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Issue #22

We take the road less travelled


THE EDITOR Matt Bloomfield I need to start this edition of Live2Camp Magazine by apologising. Yep, that’s right, I’m sorry you haven’t heard from us for a little while. That is, we haven’t put out an edition of this magazine for a little while. We have a very good reason though. We have been off travelling around this great country of ours filming some of the best campgrounds you will find anywhere for you campers at home. That’s right we have been travelling through the most spectacular parts of South Australia you will ever see and filmed some of the best campgrounds you will ever see. So I hope you will forgive us and enjoy the videos you will find on our website over the next few months. And get out there and see them for yourself!  I also want to take this time to introduce you to our latest contributor to this magazine. I had the good fortune to receive a message a couple of weeks ago from a lady called Katie Hart.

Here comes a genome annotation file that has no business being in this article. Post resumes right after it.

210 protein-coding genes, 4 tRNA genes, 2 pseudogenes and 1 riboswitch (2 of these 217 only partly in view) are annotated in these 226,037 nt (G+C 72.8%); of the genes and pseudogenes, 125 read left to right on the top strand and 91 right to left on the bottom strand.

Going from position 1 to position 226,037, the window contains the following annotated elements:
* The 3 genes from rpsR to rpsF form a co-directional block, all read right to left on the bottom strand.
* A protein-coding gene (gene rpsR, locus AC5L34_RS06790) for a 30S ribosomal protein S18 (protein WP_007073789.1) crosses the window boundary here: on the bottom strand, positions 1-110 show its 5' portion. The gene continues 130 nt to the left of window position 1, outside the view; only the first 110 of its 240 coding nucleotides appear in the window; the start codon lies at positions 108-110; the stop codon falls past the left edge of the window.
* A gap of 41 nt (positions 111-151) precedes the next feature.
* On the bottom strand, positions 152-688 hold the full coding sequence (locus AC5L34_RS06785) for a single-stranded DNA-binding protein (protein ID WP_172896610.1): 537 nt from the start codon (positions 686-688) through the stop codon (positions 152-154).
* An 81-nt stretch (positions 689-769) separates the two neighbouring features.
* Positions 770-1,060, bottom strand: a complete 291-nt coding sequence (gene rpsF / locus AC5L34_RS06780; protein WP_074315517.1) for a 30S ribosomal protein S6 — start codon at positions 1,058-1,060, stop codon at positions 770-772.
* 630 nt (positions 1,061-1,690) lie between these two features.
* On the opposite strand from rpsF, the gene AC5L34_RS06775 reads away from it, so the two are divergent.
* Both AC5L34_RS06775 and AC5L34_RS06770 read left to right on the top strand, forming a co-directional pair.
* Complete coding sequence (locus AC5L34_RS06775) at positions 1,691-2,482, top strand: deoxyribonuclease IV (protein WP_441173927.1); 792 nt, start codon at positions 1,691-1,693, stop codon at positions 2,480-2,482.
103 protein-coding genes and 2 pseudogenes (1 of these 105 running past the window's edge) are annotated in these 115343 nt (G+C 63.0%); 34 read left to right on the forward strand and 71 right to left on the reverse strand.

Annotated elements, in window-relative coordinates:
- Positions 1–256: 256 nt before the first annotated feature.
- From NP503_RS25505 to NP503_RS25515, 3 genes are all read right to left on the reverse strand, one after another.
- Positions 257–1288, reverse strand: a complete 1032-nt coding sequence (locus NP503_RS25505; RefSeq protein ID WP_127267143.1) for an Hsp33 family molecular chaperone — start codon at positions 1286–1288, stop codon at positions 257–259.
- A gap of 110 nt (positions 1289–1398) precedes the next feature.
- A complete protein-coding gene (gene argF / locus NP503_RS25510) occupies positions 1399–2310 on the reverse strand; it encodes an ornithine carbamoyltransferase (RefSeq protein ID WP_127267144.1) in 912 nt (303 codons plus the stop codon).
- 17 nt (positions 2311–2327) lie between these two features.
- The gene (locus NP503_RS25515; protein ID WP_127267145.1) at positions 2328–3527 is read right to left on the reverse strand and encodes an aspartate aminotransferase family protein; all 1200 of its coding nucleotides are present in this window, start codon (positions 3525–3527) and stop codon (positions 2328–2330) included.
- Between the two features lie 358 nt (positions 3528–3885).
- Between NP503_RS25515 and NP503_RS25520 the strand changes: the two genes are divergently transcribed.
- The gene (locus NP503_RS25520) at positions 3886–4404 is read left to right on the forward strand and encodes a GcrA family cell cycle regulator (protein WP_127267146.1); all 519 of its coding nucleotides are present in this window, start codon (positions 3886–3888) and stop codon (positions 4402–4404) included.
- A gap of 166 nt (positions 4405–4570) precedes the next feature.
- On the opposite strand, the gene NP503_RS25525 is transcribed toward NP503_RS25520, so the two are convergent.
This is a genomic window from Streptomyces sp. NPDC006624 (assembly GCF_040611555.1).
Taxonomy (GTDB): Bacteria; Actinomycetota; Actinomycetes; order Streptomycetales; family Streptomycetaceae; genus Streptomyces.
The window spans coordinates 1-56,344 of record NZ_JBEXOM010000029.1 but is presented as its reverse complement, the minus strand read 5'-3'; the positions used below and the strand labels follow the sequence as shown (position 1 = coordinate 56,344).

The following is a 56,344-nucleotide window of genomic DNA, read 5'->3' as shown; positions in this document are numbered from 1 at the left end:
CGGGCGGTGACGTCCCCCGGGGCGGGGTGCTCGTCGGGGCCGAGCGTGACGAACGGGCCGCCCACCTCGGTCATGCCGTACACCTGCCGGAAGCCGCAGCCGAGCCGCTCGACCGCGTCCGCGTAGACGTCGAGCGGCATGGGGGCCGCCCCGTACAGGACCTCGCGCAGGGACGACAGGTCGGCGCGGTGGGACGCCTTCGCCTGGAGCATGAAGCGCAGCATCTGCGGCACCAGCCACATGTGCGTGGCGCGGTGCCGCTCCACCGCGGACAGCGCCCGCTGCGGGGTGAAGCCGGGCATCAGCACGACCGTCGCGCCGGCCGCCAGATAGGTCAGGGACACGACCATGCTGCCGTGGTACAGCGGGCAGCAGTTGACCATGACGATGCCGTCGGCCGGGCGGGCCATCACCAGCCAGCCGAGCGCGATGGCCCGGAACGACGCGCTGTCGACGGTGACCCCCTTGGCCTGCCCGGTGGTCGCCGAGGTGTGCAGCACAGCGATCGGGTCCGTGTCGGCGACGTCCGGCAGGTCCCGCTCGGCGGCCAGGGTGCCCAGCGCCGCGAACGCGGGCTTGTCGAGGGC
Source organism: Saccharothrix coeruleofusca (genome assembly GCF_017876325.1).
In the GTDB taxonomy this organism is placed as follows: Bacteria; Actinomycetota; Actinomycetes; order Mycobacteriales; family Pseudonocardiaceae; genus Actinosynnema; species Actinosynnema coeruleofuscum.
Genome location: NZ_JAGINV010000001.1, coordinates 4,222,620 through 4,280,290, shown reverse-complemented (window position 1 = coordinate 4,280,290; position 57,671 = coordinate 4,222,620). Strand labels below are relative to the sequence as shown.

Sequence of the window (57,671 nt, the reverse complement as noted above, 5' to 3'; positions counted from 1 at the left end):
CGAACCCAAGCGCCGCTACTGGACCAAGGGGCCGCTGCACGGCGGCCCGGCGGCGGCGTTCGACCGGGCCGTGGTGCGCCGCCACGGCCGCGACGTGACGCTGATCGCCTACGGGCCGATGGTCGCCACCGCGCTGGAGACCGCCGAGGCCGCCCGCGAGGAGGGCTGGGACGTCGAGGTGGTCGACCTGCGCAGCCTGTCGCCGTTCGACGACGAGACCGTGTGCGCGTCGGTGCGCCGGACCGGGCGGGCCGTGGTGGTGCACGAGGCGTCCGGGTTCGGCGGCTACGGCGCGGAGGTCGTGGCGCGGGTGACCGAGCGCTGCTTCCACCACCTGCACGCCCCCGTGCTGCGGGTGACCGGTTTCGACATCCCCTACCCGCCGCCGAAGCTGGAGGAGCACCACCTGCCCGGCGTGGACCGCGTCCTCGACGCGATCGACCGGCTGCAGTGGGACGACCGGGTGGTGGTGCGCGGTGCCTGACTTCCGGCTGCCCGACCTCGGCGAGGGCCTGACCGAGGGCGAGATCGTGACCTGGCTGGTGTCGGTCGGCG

What a piece of luck this was. Katie and her family have been on the road travelling our beautiful country for the past 9 months and have camped in places I have only dreamt of. Katie runs a blog and Facebook page called ‘Harts on Tour’, which is full of amazing stories and photographs from their amazing travels. If you haven’t seen Katie’s blog or Facebook page I strongly suggest you visit them and join the family on their adventures. Katie has been kind enough to share some of their stories with us and you will be able to enjoy them each month in this very magazine. Welcome on board Katie, we are very excited to have you on board! Until next time campers, enjoy this edition of the Live2Camp Magazine.

contents 02 A word or two from The Editor

12 The Yorke Peninsula - a camping paradise

18 Woman's Perspective Meeting the locals

04 A country pub Noccundra Hotel

15 Camping Tip of the Month - portable toilets

19 Letters to the editor Facebook, emails and messages

06 Mambray Creek 16 Upcoming camping Campground - Mount shows Remarkable National Park 10 Harts on Tour - Wattle Flat Campground

17 Cameron Corner Campground - QLD / NSW / SA


NOCCUNDRA HOTEL A pub in the middle of nowhere! How can that possibly survive? In a town that has a listed population of 4, all of which I believe work in the pub. Well, the Noccundra Hotel does more than just survive, it thrives! It is a pub I have wanted to visit for a very long time but due to its remoteness I had to wait until I happen to be passing by. However, on the day I happen to drop in there were enough patrons in the bar to make any country pub envious.   4